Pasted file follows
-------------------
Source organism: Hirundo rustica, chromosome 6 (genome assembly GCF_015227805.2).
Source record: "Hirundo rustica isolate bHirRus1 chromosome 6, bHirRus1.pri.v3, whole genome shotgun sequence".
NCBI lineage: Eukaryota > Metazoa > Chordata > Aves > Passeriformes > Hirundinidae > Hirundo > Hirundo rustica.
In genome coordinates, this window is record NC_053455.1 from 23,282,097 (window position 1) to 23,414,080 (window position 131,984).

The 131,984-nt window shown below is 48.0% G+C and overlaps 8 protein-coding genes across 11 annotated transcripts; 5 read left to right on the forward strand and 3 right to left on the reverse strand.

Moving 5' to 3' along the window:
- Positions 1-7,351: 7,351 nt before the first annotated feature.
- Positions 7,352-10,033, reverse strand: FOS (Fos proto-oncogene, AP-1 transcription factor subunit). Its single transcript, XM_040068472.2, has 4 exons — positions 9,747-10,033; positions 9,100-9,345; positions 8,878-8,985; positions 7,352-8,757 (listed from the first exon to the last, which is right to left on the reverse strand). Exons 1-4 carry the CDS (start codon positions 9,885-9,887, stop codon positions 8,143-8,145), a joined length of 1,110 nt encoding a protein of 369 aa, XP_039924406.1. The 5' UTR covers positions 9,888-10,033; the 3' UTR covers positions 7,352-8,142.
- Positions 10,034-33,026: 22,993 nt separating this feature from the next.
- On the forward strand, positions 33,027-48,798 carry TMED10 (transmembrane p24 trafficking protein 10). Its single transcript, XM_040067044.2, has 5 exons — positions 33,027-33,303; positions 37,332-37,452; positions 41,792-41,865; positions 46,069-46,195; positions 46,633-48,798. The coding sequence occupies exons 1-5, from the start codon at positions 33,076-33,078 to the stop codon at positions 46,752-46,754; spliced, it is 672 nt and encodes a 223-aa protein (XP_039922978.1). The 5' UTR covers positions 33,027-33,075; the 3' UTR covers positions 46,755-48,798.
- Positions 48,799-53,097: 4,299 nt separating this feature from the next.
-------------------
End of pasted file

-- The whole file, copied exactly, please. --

Source organism: Hirundo rustica, chromosome 6 (genome assembly GCF_015227805.2).
Source record: "Hirundo rustica isolate bHirRus1 chromosome 6, bHirRus1.pri.v3, whole genome shotgun sequence".
NCBI lineage: Eukaryota > Metazoa > Chordata > Aves > Passeriformes > Hirundinidae > Hirundo > Hirundo rustica.
In genome coordinates, this window is record NC_053455.1 from 23,282,097 (window position 1) to 23,414,080 (window position 131,984).

The 131,984-nt window shown below is 48.0% G+C and overlaps 8 protein-coding genes across 11 annotated transcripts; 5 read left to right on the forward strand and 3 right to left on the reverse strand.

Moving 5' to 3' along the window:
- Positions 1-7,351: 7,351 nt before the first annotated feature.
- Positions 7,352-10,033, reverse strand: FOS (Fos proto-oncogene, AP-1 transcription factor subunit). Its single transcript, XM_040068472.2, has 4 exons — positions 9,747-10,033; positions 9,100-9,345; positions 8,878-8,985; positions 7,352-8,757 (listed from the first exon to the last, which is right to left on the reverse strand). Exons 1-4 carry the CDS (start codon positions 9,885-9,887, stop codon positions 8,143-8,145), a joined length of 1,110 nt encoding a protein of 369 aa, XP_039924406.1. The 5' UTR covers positions 9,888-10,033; the 3' UTR covers positions 7,352-8,142.
- Positions 10,034-33,026: 22,993 nt separating this feature from the next.
- On the forward strand, positions 33,027-48,798 carry TMED10 (transmembrane p24 trafficking protein 10). Its single transcript, XM_040067044.2, has 5 exons — positions 33,027-33,303; positions 37,332-37,452; positions 41,792-41,865; positions 46,069-46,195; positions 46,633-48,798. The coding sequence occupies exons 1-5, from the start codon at positions 33,076-33,078 to the stop codon at positions 46,752-46,754; spliced, it is 672 nt and encodes a 223-aa protein (XP_039922978.1). The 5' UTR covers positions 33,027-33,075; the 3' UTR covers positions 46,755-48,798.
- Positions 48,799-53,097: 4,299 nt separating this feature from the next.